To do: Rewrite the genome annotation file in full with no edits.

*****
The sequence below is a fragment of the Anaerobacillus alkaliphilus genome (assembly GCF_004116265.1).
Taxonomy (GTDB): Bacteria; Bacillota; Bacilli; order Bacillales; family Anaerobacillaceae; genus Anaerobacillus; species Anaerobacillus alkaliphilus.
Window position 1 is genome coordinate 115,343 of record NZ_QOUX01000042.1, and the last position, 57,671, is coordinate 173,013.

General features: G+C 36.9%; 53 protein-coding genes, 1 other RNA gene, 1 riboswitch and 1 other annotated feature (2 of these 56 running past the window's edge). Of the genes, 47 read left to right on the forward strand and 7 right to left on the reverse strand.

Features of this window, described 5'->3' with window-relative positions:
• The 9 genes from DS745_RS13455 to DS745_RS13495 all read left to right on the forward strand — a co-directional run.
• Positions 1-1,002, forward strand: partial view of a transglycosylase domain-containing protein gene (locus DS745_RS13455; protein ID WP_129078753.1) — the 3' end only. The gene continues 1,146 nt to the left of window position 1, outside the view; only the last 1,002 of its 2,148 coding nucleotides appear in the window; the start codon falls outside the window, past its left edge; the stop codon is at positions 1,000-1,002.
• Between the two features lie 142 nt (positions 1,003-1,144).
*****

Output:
The sequence below is a fragment of the Anaerobacillus alkaliphilus genome (assembly GCF_004116265.1).
Taxonomy (GTDB): Bacteria; Bacillota; Bacilli; order Bacillales; family Anaerobacillaceae; genus Anaerobacillus; species Anaerobacillus alkaliphilus.
Window position 1 is genome coordinate 115,343 of record NZ_QOUX01000042.1, and the last position, 57,671, is coordinate 173,013.

General features: G+C 36.9%; 53 protein-coding genes, 1 other RNA gene, 1 riboswitch and 1 other annotated feature (2 of these 56 running past the window's edge). Of the genes, 47 read left to right on the forward strand and 7 right to left on the reverse strand.

Features of this window, described 5'->3' with window-relative positions:
• The 9 genes from DS745_RS13455 to DS745_RS13495 all read left to right on the forward strand — a co-directional run.
• Positions 1-1,002, forward strand: partial view of a transglycosylase domain-containing protein gene (locus DS745_RS13455; protein ID WP_129078753.1) — the 3' end only. The gene continues 1,146 nt to the left of window position 1, outside the view; only the last 1,002 of its 2,148 coding nucleotides appear in the window; the start codon falls outside the window, past its left edge; the stop codon is at positions 1,000-1,002.
• Between the two features lie 142 nt (positions 1,003-1,144).